After teasing you last time with the photograph of my favourite recipe from my favourite baking book, I figured it was only fair to provide the full instructions.
The traditional name for this dead-simple chocolate cake is 'wacky cake' – it’s an old fashioned recipe that uses oil and vinegar instead of milk, butter and eggs to produce a moist, fluffy cake. Some people think it originated during WWII, as an ingenious way to get around rationing. Others think it popped up earlier, during the Great Depression, when expensive ingredients like butter and eggs were out of the question in most kitchens.
That got me thinking about what an appropriate cake this is for our own tough economic times. Many of us are looking for areas where we can cut back. As my fellow baking fanatics know, this can be a bloody expensive hobby. It’s not without the occasional twinge of guilt that I load up my shopping basket with butter and nuts and cocoa and mascarpone… and then make a total hack job of the recipe, throwing £15 down the garbage chute along with my ruined dessert.
But with recipes like this one you can cut back on cost without compromising taste. And who cares if you ruin it! Maybe good things do come out of economic hardship.
All-in-the-Pan Chewy Chocolate Cake with Chocolate Butter Icing
From In the Sweet Kitchen by Regan Daley
The beauty of this cake is that it is all made in the pan.
1 1/2 cups all purpose flour
1 cup granulated sugar
1/4 cup natural unsweetened cocoa powder
1 teaspoon baking soda
1/2 teaspoon salt
6 tablespoons vegetable oil
1 tablespoon white vinegar (I have used other vinegars in a pinch with no problem)
1 teaspoon vanilla (the real stuff!)
1 cup cool water
1/4 cup unsalted butter
2 cups icing sugar
2-3 tablespoons milk or water
1 1/2 tablespoons natural unsweetened cocoa powder
1 teaspoon vanilla
Preheat oven to 350F/176C. Sift flour into an ungreased 8 or 9 inch square baking pan (or round if that’s what you have.) In a bowl, whisk together cocoa, sugar, baking soda and salt. Add the mixture to the pan and stir with a fork or whisk to blend.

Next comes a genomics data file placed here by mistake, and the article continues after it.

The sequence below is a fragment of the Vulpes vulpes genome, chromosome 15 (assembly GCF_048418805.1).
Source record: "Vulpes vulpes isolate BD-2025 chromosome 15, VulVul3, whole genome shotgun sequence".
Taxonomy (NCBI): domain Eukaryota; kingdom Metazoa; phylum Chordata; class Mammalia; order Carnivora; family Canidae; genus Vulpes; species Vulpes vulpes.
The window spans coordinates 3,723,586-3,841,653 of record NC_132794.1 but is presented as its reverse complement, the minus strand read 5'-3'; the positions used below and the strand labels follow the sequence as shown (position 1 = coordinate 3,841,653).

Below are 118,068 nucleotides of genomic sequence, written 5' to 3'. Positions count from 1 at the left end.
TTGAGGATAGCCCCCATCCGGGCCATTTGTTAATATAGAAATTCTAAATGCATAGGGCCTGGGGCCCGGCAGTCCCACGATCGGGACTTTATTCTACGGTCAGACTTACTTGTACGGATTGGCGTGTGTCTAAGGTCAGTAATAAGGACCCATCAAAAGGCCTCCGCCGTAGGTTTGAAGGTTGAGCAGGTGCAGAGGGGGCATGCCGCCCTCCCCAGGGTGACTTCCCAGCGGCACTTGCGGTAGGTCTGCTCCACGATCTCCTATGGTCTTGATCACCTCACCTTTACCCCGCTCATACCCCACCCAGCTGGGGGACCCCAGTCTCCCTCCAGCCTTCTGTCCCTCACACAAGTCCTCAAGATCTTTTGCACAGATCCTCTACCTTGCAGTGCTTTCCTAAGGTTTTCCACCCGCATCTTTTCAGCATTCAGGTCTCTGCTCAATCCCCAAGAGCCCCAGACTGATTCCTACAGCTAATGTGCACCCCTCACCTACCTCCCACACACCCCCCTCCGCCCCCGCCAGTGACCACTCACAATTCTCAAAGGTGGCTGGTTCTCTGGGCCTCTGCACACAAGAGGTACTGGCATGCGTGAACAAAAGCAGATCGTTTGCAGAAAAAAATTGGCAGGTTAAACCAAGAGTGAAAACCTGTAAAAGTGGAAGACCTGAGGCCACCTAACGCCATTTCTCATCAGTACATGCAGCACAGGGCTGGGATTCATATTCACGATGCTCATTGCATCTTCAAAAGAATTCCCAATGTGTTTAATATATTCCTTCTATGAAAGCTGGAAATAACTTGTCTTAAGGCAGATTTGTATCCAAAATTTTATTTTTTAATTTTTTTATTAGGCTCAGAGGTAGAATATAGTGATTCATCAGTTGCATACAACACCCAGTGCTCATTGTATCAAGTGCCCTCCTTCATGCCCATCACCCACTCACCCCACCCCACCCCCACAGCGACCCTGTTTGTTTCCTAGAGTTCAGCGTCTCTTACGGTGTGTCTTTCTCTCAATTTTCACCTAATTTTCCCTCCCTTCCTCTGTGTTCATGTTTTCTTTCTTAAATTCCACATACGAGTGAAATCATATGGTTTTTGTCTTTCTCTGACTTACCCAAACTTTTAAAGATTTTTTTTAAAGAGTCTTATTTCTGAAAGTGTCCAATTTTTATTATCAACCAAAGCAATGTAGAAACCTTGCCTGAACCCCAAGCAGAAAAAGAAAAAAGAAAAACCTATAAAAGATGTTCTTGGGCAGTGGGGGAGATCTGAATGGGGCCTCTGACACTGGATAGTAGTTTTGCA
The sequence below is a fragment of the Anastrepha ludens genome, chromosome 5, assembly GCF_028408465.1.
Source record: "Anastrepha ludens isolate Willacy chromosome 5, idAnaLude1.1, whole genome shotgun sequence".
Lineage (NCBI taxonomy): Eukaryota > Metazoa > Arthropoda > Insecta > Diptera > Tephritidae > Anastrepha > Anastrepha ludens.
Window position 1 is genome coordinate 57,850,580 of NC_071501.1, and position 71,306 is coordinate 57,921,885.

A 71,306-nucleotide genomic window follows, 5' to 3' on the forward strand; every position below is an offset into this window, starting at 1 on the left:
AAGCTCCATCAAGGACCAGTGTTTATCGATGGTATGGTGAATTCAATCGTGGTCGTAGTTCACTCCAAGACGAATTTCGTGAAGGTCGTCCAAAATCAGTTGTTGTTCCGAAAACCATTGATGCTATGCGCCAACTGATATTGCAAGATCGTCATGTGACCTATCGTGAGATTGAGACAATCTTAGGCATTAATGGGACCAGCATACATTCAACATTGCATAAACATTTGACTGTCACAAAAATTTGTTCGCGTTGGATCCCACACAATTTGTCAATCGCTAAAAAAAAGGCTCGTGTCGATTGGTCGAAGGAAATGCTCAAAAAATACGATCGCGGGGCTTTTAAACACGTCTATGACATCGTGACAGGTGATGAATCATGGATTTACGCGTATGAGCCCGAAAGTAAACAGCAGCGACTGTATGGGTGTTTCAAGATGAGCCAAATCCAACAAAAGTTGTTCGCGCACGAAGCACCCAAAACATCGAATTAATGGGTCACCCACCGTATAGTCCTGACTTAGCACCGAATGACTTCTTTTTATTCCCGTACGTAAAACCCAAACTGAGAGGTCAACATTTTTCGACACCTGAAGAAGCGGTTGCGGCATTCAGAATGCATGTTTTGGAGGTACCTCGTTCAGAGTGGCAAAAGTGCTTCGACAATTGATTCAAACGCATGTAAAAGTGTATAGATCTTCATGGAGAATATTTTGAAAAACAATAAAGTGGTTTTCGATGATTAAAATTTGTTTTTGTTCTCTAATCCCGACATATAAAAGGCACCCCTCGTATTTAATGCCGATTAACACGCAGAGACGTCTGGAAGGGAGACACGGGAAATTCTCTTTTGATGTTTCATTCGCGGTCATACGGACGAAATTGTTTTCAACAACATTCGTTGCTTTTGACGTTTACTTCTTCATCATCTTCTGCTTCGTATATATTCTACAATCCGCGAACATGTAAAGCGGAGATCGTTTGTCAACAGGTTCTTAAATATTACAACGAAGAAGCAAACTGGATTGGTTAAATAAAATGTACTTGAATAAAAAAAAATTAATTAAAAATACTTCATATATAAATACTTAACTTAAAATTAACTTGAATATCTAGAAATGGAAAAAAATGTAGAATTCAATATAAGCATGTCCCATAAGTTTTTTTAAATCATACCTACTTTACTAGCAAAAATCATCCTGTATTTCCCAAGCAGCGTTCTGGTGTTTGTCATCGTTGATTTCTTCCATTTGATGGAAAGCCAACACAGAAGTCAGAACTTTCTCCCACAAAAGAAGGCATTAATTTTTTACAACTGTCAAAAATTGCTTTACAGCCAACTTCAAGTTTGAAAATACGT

With the back of a teaspoon make three indentations in the dry mixture – one small, one medium and one large. Pour the vanilla into the small one, the vinegar into the medium one and the oil into the large one. Pour the water over everything. With a fork, stir the mixture until it is well blended. You need to dig into the corners of the pan to make sure you reach any dry pockets! Mix until most of the lumps are smoothed out and the consistency of the batter is pretty much even throughout. There will be small lumps left – don’t worry about this. Don’t overbeat the batter!
Bake the cake for around 30 minutes, until it springs back when touched and a knife inserted in the centre comes out clean.
Meanwhile, it’s time to make the icing. I always use my KitchenAid mixer to make icing, and it sure makes the job easier. But a good old spoon is fine too, and good for an upper arm workout. In the mixer with the paddle attachment, or in a medium bowl, sift the icing sugar and cream together with the butter. The mixture will be dry and powdery. Stir in 1 T. of milk or water, then sift in the cocoa powder and cream the mixture again until blended. Add the vanilla, then cream in the second cup of icing sugar. Add as much of the remaining liquid as you need to make a thick, glossy icing.
Sometimes I add less than the called-for amount of icing sugar as I don’t like anything too sweet. I also find that the recipe makes way too much icing. If you’re a stingy icer like me you can probably cut down the recipe by a third – even half.
Ice the cake once it is completely cool. You can take it out of the pan and frost the sides too, but the recipe calls to leave it in the pan and that’s what I usually do. Makes it even easier that way.